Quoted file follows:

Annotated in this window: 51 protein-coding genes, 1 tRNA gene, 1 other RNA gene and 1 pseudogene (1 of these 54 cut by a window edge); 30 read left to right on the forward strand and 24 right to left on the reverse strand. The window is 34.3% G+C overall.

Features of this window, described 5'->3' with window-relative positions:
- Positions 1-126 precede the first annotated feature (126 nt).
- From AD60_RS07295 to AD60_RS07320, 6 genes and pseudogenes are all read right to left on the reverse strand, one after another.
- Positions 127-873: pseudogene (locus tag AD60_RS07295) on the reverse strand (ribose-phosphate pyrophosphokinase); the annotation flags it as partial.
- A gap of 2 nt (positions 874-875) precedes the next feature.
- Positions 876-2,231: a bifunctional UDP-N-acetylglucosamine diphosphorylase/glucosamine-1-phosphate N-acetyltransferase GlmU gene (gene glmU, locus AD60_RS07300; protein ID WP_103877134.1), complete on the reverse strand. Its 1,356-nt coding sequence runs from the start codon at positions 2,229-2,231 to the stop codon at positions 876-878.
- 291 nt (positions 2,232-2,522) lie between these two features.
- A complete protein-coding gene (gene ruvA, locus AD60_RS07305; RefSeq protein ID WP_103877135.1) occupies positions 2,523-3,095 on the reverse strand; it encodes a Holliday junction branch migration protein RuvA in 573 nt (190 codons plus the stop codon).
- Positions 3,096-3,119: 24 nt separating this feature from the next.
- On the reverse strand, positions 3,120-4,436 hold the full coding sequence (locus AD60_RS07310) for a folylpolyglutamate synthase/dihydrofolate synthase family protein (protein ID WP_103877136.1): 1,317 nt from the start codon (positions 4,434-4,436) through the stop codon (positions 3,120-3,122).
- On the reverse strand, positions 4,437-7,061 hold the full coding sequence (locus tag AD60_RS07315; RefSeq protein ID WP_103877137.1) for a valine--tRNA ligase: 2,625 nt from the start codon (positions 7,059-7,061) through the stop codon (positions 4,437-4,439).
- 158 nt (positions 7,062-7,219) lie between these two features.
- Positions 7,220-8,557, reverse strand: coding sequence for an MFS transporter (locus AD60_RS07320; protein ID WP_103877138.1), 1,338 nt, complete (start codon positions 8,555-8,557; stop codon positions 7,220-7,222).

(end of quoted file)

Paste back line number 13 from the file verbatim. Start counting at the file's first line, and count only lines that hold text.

- 158 nt (positions 7,062-7,219) lie between these two features.